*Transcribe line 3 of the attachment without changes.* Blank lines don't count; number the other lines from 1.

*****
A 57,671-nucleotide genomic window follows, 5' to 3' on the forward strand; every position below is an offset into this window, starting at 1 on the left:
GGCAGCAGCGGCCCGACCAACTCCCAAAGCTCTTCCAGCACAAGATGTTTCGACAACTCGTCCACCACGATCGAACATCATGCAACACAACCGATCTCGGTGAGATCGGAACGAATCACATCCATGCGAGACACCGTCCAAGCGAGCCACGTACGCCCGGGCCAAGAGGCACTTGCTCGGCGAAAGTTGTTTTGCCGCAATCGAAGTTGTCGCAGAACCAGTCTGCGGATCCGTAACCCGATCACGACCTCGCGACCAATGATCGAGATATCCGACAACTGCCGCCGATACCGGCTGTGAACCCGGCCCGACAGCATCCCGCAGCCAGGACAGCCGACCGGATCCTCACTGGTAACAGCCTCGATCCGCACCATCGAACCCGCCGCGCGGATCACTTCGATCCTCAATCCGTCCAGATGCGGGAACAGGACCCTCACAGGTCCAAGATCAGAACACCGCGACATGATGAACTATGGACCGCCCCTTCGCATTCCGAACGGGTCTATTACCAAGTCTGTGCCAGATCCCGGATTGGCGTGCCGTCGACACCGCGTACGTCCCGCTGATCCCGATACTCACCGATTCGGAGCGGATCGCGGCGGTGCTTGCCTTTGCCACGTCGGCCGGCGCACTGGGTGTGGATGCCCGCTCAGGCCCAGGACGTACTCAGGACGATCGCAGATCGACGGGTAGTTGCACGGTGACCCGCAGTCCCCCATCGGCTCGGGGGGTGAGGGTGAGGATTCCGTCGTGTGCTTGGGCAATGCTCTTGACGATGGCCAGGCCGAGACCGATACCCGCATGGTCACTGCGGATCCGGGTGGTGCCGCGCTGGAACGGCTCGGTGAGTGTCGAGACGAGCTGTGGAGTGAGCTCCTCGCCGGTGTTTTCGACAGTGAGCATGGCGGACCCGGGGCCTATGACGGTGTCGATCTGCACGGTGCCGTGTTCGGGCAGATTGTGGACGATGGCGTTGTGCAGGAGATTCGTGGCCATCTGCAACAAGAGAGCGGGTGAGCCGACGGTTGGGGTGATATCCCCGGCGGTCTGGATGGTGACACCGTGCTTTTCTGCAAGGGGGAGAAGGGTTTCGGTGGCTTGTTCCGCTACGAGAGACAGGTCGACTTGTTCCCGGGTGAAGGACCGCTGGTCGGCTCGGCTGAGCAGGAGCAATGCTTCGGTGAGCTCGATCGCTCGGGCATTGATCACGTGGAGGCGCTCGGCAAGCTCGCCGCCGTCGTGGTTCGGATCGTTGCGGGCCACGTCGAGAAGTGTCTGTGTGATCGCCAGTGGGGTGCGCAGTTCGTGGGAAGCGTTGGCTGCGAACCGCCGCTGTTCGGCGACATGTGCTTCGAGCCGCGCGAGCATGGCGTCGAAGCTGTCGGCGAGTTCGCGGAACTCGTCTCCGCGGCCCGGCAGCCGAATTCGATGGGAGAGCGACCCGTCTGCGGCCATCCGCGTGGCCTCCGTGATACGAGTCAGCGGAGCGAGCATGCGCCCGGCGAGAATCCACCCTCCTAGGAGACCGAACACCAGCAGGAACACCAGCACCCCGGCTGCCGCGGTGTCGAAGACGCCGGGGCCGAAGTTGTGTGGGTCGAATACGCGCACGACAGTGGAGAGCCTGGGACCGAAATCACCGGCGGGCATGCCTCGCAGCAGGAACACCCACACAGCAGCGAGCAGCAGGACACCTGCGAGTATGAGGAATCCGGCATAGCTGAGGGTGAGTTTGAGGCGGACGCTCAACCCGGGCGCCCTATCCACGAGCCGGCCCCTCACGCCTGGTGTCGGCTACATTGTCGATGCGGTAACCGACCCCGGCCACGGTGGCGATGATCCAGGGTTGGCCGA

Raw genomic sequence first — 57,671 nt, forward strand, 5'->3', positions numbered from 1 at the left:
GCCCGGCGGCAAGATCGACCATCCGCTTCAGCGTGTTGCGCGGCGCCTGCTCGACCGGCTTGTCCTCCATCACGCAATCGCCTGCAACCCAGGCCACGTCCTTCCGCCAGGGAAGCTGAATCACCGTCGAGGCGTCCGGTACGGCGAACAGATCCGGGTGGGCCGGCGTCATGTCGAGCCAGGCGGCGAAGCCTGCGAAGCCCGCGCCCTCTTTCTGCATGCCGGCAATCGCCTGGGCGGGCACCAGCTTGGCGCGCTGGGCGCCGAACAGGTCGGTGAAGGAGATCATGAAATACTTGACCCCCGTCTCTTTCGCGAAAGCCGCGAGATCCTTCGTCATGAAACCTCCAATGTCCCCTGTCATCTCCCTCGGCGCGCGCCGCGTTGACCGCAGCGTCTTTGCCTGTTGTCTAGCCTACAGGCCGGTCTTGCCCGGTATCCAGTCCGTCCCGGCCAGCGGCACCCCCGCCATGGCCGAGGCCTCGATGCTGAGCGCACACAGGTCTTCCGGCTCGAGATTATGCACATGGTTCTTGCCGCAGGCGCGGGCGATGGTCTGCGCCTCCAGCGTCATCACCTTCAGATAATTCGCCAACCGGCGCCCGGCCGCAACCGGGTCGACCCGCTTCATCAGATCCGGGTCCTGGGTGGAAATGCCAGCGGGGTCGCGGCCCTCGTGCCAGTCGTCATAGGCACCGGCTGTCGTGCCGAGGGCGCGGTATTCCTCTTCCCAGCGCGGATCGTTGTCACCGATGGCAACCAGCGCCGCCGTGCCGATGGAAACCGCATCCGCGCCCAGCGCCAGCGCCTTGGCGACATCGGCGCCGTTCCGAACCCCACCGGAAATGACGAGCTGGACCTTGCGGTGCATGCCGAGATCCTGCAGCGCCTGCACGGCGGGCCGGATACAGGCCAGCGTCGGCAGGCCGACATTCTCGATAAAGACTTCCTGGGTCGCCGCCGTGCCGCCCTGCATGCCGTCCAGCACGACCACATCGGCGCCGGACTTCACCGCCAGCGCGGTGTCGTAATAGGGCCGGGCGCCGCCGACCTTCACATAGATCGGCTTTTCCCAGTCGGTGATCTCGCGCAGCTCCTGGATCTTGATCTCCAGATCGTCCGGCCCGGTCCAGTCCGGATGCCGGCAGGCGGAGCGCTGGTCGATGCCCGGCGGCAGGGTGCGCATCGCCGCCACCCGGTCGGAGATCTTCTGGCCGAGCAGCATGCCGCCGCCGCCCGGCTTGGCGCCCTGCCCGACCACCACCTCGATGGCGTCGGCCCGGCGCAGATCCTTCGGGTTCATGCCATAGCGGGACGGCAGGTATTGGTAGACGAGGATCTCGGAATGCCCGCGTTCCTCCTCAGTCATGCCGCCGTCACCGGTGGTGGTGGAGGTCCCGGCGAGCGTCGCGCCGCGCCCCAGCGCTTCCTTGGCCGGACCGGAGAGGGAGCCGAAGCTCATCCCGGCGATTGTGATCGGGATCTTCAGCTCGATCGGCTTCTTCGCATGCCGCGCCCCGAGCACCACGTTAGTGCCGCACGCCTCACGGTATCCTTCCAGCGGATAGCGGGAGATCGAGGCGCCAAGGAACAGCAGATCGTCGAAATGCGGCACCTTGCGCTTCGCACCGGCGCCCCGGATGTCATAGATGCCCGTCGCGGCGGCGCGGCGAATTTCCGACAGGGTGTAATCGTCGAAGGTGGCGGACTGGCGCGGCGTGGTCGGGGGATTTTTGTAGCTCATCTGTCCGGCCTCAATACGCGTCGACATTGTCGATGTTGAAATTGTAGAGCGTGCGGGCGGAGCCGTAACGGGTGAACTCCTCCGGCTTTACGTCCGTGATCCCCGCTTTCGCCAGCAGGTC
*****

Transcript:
Raw genomic sequence first — 57,671 nt, forward strand, 5'->3', positions numbered from 1 at the left: